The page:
Areas of Research:
Ethnic Identity in the Diaspora and the Nigerian Hinterland
The focus for this area of research is on specific language groups that were common in the diaspora: Aja/Fon, Yoruba, Igbo, Hausa, and Kanuri (Borno). As is now widely known, enslaved Africans were often concentrated in specific places in the diaspora. Enslaved individuals from the Nigerian hinterland are know to have gone to Bahia (Yoruba, Hausa, Nupe), Jamaica (Igbo), St. Domique/Haiti (Aja/Fon, Yoruba, Igbo), Cuba (Yoruba, Aja/Fon), and the USA (Igbo). In the Maghreb and the larger Islamic world, Hausa and Kanuri (Borno) were common. This project examines the significance of sub-ethnicities, especially among the Yoruba, and the ways in which Islam overrode ethnic identities, as in Bahia, Brazil. We will consider Muslims as a category, including Hausa, Nupe and Yoruba; and we will examine the importance of conversion in the diaspora. Our concern is to establish the extent to which the movement of enslaved Africans into diaspora was similar to other population migrations. In what ways did slaves, even though they were involuntary immigrants, behave like other immigrants? In considering the assimilation model of "creolization", should we not also allow for the possibility that African cultural traditions intensified, despite the oppression to which the enslaved were subjugated? The debate over ethnicity and other ways in which slaves asserted their identities in the face of oppression, is such a fundamental issue in the study of slavery and the development of "creole" culture(s) that this focus of our research program will permeate all of our endeavours. Thus, the search for new data and the exchange of information is directed at creating an atmosphere for international exchange that will be useful in uncovering the nuanced meanings of ethnicity.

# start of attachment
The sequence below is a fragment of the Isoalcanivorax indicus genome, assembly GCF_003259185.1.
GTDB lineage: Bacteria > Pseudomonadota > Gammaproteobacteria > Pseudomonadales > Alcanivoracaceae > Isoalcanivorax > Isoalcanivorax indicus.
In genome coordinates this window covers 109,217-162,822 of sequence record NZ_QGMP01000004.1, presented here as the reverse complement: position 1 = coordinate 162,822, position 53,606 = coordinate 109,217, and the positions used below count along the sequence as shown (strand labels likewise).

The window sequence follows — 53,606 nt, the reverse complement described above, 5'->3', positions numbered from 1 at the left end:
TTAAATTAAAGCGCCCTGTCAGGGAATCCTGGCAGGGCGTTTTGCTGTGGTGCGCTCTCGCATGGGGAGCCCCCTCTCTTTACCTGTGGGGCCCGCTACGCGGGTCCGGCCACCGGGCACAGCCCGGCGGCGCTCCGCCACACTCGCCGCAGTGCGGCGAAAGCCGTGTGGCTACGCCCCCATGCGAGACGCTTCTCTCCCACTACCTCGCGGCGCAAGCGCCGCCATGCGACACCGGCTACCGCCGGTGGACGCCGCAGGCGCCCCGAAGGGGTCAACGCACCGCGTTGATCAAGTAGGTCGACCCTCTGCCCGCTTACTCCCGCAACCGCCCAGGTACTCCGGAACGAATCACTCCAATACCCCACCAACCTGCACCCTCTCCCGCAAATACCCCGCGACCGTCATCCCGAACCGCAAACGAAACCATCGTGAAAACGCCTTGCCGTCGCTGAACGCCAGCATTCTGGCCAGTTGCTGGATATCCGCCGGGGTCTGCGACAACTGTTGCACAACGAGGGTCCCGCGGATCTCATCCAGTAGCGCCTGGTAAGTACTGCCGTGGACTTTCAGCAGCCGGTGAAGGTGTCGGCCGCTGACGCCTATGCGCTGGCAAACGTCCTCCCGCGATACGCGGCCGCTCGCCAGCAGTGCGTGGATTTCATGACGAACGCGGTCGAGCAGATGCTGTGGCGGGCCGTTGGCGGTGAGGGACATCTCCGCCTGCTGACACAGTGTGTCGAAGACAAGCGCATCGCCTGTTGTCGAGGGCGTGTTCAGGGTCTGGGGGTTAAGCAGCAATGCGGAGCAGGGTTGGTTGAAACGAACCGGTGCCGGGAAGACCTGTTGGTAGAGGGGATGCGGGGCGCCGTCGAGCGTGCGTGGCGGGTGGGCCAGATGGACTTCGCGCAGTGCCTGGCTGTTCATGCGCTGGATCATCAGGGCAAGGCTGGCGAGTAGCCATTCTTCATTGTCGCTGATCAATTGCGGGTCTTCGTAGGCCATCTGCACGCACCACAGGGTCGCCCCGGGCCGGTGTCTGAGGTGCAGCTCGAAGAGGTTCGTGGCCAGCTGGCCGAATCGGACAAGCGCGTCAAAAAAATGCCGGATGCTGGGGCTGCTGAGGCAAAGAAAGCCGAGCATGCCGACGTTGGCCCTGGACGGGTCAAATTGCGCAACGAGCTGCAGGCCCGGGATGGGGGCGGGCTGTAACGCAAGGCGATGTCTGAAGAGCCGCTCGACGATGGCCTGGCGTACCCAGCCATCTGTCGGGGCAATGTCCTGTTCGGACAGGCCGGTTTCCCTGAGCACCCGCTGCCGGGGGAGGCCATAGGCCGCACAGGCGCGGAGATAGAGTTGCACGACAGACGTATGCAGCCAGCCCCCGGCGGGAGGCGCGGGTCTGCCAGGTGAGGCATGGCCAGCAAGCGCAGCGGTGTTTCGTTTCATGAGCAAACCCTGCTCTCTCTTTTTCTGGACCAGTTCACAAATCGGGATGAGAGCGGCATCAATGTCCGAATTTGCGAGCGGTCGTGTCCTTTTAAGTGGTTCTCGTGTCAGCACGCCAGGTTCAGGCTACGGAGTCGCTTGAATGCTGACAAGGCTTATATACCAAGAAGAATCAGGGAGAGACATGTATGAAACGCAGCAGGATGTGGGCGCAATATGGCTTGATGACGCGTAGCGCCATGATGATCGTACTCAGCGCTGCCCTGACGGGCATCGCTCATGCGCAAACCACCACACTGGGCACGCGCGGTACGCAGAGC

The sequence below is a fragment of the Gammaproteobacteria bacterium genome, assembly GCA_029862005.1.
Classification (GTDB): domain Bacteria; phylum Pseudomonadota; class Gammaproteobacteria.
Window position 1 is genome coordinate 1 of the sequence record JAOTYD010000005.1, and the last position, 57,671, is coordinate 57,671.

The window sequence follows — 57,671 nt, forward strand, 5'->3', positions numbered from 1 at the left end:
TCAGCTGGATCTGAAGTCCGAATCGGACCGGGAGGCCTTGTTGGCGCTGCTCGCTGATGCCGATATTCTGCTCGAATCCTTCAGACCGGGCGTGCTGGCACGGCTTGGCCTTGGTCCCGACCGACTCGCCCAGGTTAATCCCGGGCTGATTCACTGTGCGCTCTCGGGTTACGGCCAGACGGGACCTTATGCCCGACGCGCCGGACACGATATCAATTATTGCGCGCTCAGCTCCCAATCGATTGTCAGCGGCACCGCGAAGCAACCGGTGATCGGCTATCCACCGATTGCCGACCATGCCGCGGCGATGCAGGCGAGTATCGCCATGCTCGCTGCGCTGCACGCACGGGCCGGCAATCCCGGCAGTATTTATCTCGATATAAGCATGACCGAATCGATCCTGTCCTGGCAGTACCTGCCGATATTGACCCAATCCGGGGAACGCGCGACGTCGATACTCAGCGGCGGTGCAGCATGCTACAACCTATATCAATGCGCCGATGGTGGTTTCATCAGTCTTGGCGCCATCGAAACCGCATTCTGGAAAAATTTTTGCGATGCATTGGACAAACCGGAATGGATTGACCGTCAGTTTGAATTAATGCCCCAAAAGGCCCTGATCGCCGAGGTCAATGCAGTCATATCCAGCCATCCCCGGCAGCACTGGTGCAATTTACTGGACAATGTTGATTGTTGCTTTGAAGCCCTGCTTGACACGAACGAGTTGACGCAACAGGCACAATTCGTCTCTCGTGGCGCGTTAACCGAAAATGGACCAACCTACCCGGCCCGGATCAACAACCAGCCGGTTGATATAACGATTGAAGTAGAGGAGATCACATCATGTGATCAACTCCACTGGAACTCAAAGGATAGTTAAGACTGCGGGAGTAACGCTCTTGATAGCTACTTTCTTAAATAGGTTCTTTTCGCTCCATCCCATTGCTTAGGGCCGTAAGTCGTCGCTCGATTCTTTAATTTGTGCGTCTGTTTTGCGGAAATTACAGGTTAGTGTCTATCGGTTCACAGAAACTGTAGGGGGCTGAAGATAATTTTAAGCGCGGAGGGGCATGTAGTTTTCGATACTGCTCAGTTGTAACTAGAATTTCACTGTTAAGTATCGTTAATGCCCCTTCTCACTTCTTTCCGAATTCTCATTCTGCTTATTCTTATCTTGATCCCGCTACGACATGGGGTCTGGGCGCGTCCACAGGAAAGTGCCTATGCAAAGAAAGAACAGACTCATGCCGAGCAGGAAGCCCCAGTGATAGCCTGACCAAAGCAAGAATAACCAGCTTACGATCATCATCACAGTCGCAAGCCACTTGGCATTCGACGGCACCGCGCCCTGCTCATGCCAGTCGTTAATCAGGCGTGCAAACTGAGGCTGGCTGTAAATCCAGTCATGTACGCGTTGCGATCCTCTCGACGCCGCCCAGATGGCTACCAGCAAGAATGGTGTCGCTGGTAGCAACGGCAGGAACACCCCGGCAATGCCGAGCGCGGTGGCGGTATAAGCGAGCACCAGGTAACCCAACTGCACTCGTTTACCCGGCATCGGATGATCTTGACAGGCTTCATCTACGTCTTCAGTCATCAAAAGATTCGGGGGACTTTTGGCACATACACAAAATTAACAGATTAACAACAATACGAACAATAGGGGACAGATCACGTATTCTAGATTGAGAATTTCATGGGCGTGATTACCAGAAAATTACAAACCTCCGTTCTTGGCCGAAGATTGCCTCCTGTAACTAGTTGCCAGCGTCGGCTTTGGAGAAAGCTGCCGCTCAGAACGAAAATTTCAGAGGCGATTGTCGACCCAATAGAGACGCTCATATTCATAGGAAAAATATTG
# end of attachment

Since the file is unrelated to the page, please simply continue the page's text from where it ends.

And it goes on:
History, York University, Toronto, Canada
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